Leaving the private gathering on Wednesday, multiple senators signaled they might not. Some said they would most likely pursue earmarks, which Democrats are revamping with a new name — “community project funding” — and a series of guardrails to ward off abuse.

“Basically, if the Democrats choose to proceed, I think that that allows each member to determine where they’re going to be on earmarks,” said Senator Lisa Murkowski, Republican of Alaska. “I have long believed that it is one of our responsibilities under the legislative branch — outlined in the Constitution — and I never really felt that we should cede that authority to the agencies because that is effectively what we have done.”

The practice of allowing lawmakers to set aside funding in huge government funding bills for individual projects in their communities gave them the chance to reflect the needs of their constituents and a mechanism for leaders to finesse tough votes on legislation.

But they came to be seen as a symbol of self-dealing and waste in government, and they grew increasingly toxic as a wave of self-proclaimed fiscal conservatives washed into Congress. After a series of scandals — including one that led to the imprisonment of the lobbyist Jack Abramoff — Congress ultimately banned earmarks in 2011.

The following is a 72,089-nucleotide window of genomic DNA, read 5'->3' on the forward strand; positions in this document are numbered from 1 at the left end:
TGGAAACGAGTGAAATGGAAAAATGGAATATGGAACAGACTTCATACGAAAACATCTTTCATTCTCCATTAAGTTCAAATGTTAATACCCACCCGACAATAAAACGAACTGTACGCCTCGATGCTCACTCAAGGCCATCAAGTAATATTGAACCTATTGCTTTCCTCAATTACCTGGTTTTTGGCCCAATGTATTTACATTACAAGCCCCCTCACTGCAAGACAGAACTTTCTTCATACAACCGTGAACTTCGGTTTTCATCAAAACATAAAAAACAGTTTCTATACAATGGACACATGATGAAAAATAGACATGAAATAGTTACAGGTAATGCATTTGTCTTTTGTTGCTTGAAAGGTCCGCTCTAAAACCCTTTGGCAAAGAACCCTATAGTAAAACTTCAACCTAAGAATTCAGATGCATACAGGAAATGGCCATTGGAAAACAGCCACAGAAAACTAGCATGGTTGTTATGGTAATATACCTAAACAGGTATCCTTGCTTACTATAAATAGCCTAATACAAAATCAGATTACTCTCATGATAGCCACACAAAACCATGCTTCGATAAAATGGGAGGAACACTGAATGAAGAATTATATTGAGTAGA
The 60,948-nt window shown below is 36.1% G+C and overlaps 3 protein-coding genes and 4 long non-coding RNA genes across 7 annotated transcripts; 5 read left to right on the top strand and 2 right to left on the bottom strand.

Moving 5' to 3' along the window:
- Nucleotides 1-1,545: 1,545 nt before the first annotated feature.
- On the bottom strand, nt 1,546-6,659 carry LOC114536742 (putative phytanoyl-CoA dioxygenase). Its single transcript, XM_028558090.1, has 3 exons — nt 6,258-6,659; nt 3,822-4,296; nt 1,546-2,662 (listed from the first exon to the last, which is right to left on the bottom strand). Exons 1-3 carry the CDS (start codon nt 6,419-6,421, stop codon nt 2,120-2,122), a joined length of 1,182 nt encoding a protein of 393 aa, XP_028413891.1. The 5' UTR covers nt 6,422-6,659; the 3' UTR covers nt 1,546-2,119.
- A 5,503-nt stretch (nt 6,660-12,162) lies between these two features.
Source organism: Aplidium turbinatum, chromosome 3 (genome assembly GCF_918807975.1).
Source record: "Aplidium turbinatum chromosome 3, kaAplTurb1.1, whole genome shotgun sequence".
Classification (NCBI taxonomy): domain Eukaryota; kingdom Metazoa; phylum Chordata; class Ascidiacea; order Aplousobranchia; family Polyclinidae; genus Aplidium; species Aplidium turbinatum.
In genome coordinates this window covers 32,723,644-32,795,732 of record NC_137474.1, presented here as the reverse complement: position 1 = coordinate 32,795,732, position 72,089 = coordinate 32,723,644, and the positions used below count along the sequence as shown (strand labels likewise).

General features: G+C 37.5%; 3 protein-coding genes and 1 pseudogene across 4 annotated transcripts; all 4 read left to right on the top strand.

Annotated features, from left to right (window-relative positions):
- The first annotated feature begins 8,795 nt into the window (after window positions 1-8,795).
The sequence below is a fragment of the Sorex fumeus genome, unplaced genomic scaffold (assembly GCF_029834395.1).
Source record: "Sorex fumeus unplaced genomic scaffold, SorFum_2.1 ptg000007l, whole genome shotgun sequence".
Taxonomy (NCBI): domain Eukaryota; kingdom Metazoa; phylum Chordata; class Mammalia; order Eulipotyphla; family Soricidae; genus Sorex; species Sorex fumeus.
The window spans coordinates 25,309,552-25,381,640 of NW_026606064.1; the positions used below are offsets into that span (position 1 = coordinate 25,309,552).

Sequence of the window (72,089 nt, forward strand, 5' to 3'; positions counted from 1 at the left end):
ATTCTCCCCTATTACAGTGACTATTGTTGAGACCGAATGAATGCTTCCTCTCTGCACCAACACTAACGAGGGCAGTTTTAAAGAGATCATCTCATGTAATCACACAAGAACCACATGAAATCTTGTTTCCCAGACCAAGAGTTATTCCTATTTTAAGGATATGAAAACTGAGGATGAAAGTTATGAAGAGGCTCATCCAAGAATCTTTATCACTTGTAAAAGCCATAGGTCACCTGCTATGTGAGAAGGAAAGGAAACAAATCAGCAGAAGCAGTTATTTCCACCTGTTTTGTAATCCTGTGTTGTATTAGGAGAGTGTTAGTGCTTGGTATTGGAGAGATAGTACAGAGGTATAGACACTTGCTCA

Under new guidelines outlined this year by House Democrats, they will be revived. Lawmakers will be required to disclose each project request on their congressional websites and certify that no one in their families stand to benefit. Only 1 percent of the money annually appropriated, outside of entitlement spending, will be available for earmarks, and each member will be allowed up to 10 requests. The Government Accountability Office will also audit some of the projects.

“We should acknowledge that over the history of congressional earmarks, there were ones that were used for corrupt purposes,” said Molly E. Reynolds, a senior fellow in governance studies at the Brookings Institution. “But by and large, that’s not the circumstances under which they were used.”

“It has the potential to give legislators a sense of purpose and a reason for doing the work that they do,” she added.

The loss of earmarks is seen by many as a factor behind the gridlock that has plagued Congress, giving rank-and-file lawmakers little motivation for supporting giant legislation largely drafted by party leaders and giving more power to the executive branch over how taxpayer dollars are spent.